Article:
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Arch Phys Med Rehabil. 1985 Mar;66(3):139-44.

Temporal pulmonary function changes in cervical cord injury.


Temporal changes in pulmonary function (PF) in subjects with complete cervical cord transection occur in two stages. The first, extending from the acute to post-acute periods, is characterized by relatively rapid increases in the following: vital, inspiratory, and total lung capacities (VC, IC, and TLC, respectively), and inspiratory and expiratory airflows coupled with decreases in functional residual capacity (FRC). Second stage changes--from the post-acute period on--are more gradual, with both VC increase and FRC decrease continuing while TLC and ventilatory indices remain unchanged. The initial stage appears to be caused in part by functional respiratory muscle return coincident with resolution of inflammation and edema above the injury level. Altered respiratory mechanics also contribute to these early changes and the continuing later changes. Mechanical changes in the lung are probably both decreased compliance (which decreases FRC) and increased airway resistance (which diminishes airflow). Chest wall changes, resulting from returning spinal cord reflexes, affect PF via: (1) increased rib cage stability, leading to a more effective transduction of diaphragmatic displacement into lung volume, and (2) abdominal and expiratory intercostal spasticity, which could limit maximum inspiration. The net effect of these changes, however, may eventually lead to chronic hypoventilation.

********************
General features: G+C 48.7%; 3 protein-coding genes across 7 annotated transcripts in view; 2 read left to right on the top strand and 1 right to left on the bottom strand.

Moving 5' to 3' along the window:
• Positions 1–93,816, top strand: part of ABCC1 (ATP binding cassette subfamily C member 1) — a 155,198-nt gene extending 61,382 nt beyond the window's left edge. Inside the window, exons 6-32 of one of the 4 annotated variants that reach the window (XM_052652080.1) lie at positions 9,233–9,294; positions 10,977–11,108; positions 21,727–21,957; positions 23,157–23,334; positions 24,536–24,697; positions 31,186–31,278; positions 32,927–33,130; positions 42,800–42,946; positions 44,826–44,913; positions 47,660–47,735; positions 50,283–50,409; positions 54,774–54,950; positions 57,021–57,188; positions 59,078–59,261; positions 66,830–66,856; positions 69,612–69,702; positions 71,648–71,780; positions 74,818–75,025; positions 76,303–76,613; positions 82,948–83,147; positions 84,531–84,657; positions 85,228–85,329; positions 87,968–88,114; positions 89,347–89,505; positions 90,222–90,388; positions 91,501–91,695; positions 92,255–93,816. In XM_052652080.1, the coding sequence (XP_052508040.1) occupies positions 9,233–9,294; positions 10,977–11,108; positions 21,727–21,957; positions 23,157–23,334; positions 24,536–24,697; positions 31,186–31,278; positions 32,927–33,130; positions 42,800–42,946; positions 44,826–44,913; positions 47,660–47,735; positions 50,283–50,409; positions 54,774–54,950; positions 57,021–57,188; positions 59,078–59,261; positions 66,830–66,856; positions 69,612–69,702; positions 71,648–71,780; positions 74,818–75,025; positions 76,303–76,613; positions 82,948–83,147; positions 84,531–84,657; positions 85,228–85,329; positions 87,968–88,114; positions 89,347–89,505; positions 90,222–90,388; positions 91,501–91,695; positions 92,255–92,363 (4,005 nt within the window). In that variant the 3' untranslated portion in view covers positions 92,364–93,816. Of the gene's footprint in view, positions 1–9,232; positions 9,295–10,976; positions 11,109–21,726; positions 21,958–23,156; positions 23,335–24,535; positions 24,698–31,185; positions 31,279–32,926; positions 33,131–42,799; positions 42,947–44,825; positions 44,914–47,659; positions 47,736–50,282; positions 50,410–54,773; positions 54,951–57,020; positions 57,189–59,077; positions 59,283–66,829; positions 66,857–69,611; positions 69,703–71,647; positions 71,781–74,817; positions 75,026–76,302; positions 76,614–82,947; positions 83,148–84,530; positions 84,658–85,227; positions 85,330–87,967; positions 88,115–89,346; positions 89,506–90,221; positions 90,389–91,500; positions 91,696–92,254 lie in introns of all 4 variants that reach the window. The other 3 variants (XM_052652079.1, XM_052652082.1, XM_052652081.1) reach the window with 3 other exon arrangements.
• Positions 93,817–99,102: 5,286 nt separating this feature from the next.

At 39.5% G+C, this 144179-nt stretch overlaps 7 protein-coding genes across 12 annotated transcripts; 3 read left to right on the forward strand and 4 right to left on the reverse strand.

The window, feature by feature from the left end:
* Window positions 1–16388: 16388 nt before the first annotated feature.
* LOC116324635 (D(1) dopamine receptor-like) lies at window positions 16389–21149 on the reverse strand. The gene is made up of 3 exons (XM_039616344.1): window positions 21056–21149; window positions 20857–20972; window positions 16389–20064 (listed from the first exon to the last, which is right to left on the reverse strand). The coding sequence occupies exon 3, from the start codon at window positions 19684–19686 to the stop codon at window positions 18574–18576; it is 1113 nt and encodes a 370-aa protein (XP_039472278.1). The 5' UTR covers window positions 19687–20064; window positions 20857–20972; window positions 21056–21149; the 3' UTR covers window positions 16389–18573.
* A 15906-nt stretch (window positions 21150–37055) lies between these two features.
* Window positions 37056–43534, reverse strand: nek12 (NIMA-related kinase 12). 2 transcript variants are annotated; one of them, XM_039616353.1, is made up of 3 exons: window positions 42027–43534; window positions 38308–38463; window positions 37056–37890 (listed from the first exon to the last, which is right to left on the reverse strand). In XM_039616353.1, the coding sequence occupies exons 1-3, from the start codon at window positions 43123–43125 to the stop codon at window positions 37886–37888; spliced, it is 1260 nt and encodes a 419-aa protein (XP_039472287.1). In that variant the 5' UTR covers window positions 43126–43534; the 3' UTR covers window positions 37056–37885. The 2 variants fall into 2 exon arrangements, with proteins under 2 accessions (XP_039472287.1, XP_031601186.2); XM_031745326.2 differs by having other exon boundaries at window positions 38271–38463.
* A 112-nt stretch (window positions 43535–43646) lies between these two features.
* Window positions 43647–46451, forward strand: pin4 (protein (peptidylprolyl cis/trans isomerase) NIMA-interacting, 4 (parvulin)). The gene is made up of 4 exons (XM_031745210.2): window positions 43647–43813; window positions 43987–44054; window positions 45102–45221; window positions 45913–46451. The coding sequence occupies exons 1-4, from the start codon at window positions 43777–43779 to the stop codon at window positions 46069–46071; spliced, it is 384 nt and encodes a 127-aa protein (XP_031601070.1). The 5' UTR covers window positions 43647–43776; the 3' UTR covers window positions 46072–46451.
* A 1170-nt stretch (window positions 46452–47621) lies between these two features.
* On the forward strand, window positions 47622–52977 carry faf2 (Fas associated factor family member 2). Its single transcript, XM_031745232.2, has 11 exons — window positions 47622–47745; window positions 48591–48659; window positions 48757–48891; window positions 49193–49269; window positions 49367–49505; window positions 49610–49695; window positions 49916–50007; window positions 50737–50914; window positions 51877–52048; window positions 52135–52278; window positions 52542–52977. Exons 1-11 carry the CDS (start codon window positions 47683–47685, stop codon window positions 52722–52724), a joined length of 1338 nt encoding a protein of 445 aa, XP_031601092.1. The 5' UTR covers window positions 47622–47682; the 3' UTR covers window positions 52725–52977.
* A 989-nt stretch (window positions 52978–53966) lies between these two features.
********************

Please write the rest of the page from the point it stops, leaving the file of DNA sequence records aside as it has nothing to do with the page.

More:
[Indexed for MEDLINE]

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